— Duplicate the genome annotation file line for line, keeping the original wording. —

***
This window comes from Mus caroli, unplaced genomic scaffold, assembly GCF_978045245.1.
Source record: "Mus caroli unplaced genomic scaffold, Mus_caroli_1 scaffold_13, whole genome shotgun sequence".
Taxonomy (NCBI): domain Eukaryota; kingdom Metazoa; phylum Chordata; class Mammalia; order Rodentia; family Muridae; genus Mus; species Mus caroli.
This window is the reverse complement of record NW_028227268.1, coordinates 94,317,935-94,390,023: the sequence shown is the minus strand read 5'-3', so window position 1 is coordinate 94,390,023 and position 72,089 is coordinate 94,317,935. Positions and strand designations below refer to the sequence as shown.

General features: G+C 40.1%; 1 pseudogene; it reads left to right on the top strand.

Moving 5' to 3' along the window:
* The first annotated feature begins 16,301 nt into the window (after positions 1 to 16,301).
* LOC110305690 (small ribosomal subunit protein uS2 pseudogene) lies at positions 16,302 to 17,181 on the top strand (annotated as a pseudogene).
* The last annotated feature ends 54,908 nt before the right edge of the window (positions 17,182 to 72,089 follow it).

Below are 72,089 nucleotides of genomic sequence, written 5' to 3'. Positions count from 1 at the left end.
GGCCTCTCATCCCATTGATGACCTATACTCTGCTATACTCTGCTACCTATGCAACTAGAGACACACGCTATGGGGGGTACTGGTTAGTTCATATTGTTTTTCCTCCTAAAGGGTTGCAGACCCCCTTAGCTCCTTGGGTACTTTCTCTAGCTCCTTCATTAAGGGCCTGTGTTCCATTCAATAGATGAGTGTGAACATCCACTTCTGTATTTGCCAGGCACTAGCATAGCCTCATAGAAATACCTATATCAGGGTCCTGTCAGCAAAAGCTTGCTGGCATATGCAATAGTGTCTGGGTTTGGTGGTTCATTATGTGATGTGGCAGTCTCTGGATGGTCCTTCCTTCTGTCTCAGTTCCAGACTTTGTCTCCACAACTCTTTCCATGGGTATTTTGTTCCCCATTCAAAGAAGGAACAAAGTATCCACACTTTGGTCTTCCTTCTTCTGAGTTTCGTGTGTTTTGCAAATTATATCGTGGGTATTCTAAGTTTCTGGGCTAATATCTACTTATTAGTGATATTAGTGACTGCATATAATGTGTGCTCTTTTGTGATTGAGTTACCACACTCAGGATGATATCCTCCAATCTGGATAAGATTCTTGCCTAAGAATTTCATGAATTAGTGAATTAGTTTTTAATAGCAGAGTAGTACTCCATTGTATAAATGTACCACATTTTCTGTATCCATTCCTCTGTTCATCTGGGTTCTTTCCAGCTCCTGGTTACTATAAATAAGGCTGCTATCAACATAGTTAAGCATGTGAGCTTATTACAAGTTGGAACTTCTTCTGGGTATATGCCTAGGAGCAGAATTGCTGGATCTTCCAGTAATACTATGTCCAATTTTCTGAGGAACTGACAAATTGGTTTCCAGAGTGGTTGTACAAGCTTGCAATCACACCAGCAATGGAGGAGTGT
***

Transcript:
This window comes from Mus caroli, unplaced genomic scaffold, assembly GCF_978045245.1.
Source record: "Mus caroli unplaced genomic scaffold, Mus_caroli_1 scaffold_13, whole genome shotgun sequence".
Taxonomy (NCBI): domain Eukaryota; kingdom Metazoa; phylum Chordata; class Mammalia; order Rodentia; family Muridae; genus Mus; species Mus caroli.
This window is the reverse complement of record NW_028227268.1, coordinates 94,317,935-94,390,023: the sequence shown is the minus strand read 5'-3', so window position 1 is coordinate 94,390,023 and position 72,089 is coordinate 94,317,935. Positions and strand designations below refer to the sequence as shown.

General features: G+C 40.1%; 1 pseudogene; it reads left to right on the top strand.

Moving 5' to 3' along the window:
* The first annotated feature begins 16,301 nt into the window (after positions 1 to 16,301).
* LOC110305690 (small ribosomal subunit protein uS2 pseudogene) lies at positions 16,302 to 17,181 on the top strand (annotated as a pseudogene).
* The last annotated feature ends 54,908 nt before the right edge of the window (positions 17,182 to 72,089 follow it).

Below are 72,089 nucleotides of genomic sequence, written 5' to 3'. Positions count from 1 at the left end.
GGCCTCTCATCCCATTGATGACCTATACTCTGCTATACTCTGCTACCTATGCAACTAGAGACACACGCTATGGGGGGTACTGGTTAGTTCATATTGTTTTTCCTCCTAAAGGGTTGCAGACCCCCTTAGCTCCTTGGGTACTTTCTCTAGCTCCTTCATTAAGGGCCTGTGTTCCATTCAATAGATGAGTGTGAACATCCACTTCTGTATTTGCCAGGCACTAGCATAGCCTCATAGAAATACCTATATCAGGGTCCTGTCAGCAAAAGCTTGCTGGCATATGCAATAGTGTCTGGGTTTGGTGGTTCATTATGTGATGTGGCAGTCTCTGGATGGTCCTTCCTTCTGTCTCAGTTCCAGACTTTGTCTCCACAACTCTTTCCATGGGTATTTTGTTCCCCATTCAAAGAAGGAACAAAGTATCCACACTTTGGTCTTCCTTCTTCTGAGTTTCGTGTGTTTTGCAAATTATATCGTGGGTATTCTAAGTTTCTGGGCTAATATCTACTTATTAGTGATATTAGTGACTGCATATAATGTGTGCTCTTTTGTGATTGAGTTACCACACTCAGGATGATATCCTCCAATCTGGATAAGATTCTTGCCTAAGAATTTCATGAATTAGTGAATTAGTTTTTAATAGCAGAGTAGTACTCCATTGTATAAATGTACCACATTTTCTGTATCCATTCCTCTGTTCATCTGGGTTCTTTCCAGCTCCTGGTTACTATAAATAAGGCTGCTATCAACATAGTTAAGCATGTGAGCTTATTACAAGTTGGAACTTCTTCTGGGTATATGCCTAGGAGCAGAATTGCTGGATCTTCCAGTAATACTATGTCCAATTTTCTGAGGAACTGACAAATTGGTTTCCAGAGTGGTTGTACAAGCTTGCAATCACACCAGCAATGGAGGAGTGT